Further personal meetings can make sense in the following cases:

  • Major delivery of the software development partner is due and needs a lot of explanation and / or support for installation and configuration.
  • Acceptance tests that should be carried out in a joint effort.
  • Defining and specifying new modules or milestones.
  • Serious problems and frictions in the project.

A: This term relates to employees working at your software development partner whom you can use within your own projects, just as if they were your own people. You are in charge of running and managing the project, and simply use external resources located in another country as if they were sitting next door.

This usually works great when:

  • You can easily get in touch with these people e.g. via Skype, telco or video conferencing, there are no communication barriers.
  • These people can get direct access to your projects or your client’s projects, maybe even work remotely on your infrastructure.
  • You can clearly define tasks and assign them to individuals, regardless of the task’s time-frame.
  • Time zones don’t differ much so there is a large overlap of working hours on both sides

A: As a start, you can check the profiles and project references provided by your software development partner. As a second step, you can use a telco to verify skills and expertise in more detail for those people who should join your project.

If you still don’t feel confident about their skills, you could use a small pilot project to check actual performance. But if this is – because of cost or timing reasons – not a viable option for you, make sure that you define favorable cancellation terms  within in the first few months of your collaboration, in case things do not work out as they should.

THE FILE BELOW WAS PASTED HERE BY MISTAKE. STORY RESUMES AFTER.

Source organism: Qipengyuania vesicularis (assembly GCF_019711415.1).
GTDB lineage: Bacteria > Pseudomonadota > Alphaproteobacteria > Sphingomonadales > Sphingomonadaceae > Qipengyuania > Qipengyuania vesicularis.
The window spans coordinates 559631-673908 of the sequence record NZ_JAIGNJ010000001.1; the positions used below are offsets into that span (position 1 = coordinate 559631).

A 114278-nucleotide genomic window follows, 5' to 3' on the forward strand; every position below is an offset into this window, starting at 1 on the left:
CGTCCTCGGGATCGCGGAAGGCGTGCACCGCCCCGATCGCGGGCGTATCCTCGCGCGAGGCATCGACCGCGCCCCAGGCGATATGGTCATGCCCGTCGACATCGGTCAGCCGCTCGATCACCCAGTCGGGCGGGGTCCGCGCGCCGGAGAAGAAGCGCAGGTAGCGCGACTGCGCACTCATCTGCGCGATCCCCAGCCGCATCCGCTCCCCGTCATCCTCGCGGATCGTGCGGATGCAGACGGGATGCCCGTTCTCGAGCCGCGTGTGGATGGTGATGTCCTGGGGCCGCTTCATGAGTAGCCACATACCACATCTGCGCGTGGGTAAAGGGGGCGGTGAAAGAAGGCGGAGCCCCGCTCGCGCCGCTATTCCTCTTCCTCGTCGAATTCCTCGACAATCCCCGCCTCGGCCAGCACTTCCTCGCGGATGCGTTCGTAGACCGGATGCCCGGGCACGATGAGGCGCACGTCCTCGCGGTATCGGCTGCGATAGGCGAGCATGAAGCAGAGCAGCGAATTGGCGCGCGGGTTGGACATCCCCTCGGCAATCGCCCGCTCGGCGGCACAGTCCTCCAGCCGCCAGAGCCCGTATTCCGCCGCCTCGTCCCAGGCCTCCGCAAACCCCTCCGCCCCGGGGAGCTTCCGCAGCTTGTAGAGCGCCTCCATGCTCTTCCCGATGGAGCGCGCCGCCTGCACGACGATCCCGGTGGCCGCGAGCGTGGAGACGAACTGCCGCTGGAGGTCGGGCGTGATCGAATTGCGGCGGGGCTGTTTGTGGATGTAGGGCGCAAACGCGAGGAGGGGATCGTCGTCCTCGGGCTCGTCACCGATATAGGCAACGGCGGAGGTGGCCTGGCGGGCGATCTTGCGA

A: At the end of the day, there is no way of playing it extremely safe, simply because companies in general cannot protect themselves from employees leaving. Neither can your software development partner.

But there are two things you can do to minimize the risk:

  • Make sure that your partner is responsible for replacing people dropping out of your project in a timely manner and that he bears all or at least most of the associated costs.

Bringing new people on a project always means new learning curves, the magnitude of which are pretty difficult to calculate; but a pragmatic way could be to agree on a “phase-in” period for new project members within a given timeframe, free of charge for you.

  • Take a look at the working climate at your partner and ask what he is doing to engage people on a long-term basis. These days, even the most established software development destinations face the same challenges of offering private health insurance, lunch vouchers, free sports activities, regular company events, ongoing trainings, participative management styles, transparent bonus systems and the like

Our own experience shows that a healthy working climate is a key factor to ensure low employee turnover. The working climate is the pivotal result of all kinds of efforts to take people seriously, value their contributions, remunerate them fairly, appreciate their creativity and motivate them in a positive way – rather than exerting negative pressure to enforce certain behaviours.

Idea: Why don’t you simply pay a visit to your potential partner? Nothing replaces a direct first-hand insight obtained on their premises.

One day of being onsite will give you a clearer picture of how things work, much clearer than anything portrayed by sales reps or glossy brochures.

A: Nothing.

There are a few companies who ask for down payments of 20 – 50% of the anticipated project volume.

This may be due to the often dismal payment moral of customers in their local markets, but should not be your problem.

Serious software development companies dealing with international clients should charge either on time & material or fixed price arrangements – but not as advance payment.